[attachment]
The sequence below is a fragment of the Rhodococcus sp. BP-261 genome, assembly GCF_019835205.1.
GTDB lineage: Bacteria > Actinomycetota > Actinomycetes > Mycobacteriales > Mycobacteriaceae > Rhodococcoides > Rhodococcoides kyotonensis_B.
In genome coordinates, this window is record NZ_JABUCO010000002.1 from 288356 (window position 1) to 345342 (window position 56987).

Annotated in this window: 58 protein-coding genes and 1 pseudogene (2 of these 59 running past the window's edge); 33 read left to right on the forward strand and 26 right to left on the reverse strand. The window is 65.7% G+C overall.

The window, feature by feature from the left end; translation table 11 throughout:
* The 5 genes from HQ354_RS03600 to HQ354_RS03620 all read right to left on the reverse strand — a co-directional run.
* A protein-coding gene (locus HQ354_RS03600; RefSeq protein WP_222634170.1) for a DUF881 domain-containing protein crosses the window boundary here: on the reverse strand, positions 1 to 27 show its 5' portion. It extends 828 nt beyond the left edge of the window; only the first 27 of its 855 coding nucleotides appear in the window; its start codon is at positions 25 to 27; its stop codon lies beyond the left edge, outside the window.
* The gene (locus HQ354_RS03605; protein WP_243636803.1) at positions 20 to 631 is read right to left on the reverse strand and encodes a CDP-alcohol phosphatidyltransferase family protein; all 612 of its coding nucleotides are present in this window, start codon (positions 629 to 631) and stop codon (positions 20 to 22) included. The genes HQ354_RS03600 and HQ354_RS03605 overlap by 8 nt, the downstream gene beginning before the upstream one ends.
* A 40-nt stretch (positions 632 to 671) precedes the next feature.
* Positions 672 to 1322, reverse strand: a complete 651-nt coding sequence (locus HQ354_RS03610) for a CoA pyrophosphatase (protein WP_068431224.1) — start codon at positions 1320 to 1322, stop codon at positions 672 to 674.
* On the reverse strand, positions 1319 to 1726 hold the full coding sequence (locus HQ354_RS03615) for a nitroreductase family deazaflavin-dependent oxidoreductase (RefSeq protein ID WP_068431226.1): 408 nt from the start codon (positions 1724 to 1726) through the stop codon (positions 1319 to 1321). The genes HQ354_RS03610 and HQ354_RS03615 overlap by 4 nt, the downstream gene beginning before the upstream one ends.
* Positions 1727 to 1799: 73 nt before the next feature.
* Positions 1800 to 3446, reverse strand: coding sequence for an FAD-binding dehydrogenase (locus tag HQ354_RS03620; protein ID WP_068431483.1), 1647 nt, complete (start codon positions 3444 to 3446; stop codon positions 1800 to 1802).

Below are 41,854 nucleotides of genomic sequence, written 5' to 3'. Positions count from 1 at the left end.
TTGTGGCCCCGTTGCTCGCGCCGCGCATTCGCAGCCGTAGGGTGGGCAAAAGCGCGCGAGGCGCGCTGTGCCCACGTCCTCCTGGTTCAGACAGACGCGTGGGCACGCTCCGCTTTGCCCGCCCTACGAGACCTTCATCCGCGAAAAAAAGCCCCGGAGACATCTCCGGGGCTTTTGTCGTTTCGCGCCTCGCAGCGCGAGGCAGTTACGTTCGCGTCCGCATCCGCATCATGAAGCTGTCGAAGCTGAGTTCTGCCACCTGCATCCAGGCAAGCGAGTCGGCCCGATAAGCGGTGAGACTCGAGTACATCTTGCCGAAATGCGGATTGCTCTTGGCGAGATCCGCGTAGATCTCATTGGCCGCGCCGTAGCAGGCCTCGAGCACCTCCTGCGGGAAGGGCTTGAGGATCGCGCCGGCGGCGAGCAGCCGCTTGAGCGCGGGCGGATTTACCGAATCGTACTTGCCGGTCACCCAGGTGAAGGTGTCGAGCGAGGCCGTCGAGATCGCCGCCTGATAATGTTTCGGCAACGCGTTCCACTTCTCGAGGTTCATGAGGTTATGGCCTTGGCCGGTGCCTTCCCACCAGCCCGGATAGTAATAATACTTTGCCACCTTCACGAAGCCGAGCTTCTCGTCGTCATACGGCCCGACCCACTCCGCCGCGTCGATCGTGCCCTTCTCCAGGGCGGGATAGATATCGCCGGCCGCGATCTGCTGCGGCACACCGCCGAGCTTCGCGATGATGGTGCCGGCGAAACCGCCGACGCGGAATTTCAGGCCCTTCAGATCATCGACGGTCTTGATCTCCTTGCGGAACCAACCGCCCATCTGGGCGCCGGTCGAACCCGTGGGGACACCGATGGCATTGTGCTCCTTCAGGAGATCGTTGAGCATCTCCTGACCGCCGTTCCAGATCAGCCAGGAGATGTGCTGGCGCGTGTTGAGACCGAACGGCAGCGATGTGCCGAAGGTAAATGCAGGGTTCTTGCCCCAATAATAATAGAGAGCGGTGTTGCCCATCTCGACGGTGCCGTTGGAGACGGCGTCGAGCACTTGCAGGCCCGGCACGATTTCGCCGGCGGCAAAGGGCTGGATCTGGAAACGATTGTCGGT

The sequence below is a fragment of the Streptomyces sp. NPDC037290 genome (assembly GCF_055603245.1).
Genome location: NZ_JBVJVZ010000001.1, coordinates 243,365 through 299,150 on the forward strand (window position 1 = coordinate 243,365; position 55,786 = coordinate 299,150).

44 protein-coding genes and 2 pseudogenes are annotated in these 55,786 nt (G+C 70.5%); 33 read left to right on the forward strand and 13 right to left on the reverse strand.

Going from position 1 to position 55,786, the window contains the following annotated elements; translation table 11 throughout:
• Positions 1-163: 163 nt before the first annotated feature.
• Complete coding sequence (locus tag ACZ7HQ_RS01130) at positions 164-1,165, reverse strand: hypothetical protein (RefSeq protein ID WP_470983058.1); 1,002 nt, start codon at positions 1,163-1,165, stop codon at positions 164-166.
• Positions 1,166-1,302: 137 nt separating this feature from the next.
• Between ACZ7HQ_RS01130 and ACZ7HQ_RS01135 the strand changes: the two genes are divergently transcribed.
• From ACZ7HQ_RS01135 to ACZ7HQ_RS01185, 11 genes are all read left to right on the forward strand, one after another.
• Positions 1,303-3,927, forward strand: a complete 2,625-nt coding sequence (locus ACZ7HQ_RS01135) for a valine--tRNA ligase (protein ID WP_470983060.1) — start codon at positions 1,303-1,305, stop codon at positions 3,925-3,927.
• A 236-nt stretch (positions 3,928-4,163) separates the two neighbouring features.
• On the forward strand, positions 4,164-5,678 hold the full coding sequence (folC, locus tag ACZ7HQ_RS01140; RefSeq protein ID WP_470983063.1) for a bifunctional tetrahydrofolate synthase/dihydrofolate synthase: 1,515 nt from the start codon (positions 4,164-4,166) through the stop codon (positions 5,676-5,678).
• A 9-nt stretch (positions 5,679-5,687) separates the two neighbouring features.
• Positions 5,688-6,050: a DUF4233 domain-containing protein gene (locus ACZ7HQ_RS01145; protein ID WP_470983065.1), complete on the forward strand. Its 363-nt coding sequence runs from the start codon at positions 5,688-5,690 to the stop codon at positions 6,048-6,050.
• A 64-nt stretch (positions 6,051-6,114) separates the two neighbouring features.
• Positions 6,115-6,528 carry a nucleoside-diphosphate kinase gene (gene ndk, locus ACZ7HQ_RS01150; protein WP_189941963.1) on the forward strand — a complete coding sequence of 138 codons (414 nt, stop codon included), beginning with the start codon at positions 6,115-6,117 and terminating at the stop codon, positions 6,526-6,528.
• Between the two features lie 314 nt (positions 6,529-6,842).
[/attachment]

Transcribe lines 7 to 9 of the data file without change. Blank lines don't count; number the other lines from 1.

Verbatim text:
* A protein-coding gene (locus HQ354_RS03600; RefSeq protein WP_222634170.1) for a DUF881 domain-containing protein crosses the window boundary here: on the reverse strand, positions 1 to 27 show its 5' portion. It extends 828 nt beyond the left edge of the window; only the first 27 of its 855 coding nucleotides appear in the window; its start codon is at positions 25 to 27; its stop codon lies beyond the left edge, outside the window.
* The gene (locus HQ354_RS03605; protein WP_243636803.1) at positions 20 to 631 is read right to left on the reverse strand and encodes a CDP-alcohol phosphatidyltransferase family protein; all 612 of its coding nucleotides are present in this window, start codon (positions 629 to 631) and stop codon (positions 20 to 22) included. The genes HQ354_RS03600 and HQ354_RS03605 overlap by 8 nt, the downstream gene beginning before the upstream one ends.
* A 40-nt stretch (positions 632 to 671) precedes the next feature.